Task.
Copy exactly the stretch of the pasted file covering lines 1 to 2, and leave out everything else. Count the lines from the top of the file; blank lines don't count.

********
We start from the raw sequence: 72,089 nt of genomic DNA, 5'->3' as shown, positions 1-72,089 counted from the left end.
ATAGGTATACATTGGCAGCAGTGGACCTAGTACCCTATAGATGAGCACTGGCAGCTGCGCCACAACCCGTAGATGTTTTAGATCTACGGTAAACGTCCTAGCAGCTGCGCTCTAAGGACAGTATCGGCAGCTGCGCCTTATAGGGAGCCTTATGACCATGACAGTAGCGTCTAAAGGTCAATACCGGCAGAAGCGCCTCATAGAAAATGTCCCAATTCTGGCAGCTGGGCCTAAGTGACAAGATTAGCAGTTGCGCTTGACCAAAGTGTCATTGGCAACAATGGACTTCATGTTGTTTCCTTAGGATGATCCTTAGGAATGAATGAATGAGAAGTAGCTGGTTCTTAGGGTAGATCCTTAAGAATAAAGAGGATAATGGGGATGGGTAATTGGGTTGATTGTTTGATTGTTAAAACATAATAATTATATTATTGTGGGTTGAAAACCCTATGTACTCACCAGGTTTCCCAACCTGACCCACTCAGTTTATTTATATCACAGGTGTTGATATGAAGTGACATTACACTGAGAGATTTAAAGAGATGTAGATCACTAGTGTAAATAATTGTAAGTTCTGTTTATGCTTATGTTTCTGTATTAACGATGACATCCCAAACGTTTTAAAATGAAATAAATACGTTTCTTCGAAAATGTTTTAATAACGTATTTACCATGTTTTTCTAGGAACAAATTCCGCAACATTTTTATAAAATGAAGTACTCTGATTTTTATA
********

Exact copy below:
We start from the raw sequence: 72,089 nt of genomic DNA, 5'->3' as shown, positions 1-72,089 counted from the left end.
ATAGGTATACATTGGCAGCAGTGGACCTAGTACCCTATAGATGAGCACTGGCAGCTGCGCCACAACCCGTAGATGTTTTAGATCTACGGTAAACGTCCTAGCAGCTGCGCTCTAAGGACAGTATCGGCAGCTGCGCCTTATAGGGAGCCTTATGACCATGACAGTAGCGTCTAAAGGTCAATACCGGCAGAAGCGCCTCATAGAAAATGTCCCAATTCTGGCAGCTGGGCCTAAGTGACAAGATTAGCAGTTGCGCTTGACCAAAGTGTCATTGGCAACAATGGACTTCATGTTGTTTCCTTAGGATGATCCTTAGGAATGAATGAATGAGAAGTAGCTGGTTCTTAGGGTAGATCCTTAAGAATAAAGAGGATAATGGGGATGGGTAATTGGGTTGATTGTTTGATTGTTAAAACATAATAATTATATTATTGTGGGTTGAAAACCCTATGTACTCACCAGGTTTCCCAACCTGACCCACTCAGTTTATTTATATCACAGGTGTTGATATGAAGTGACATTACACTGAGAGATTTAAAGAGATGTAGATCACTAGTGTAAATAATTGTAAGTTCTGTTTATGCTTATGTTTCTGTATTAACGATGACATCCCAAACGTTTTAAAATGAAATAAATACGTTTCTTCGAAAATGTTTTAATAACGTATTTACCATGTTTTTCTAGGAACAAATTCCGCAACATTTTTATAAAATGAAGTACTCTGATTTTTATA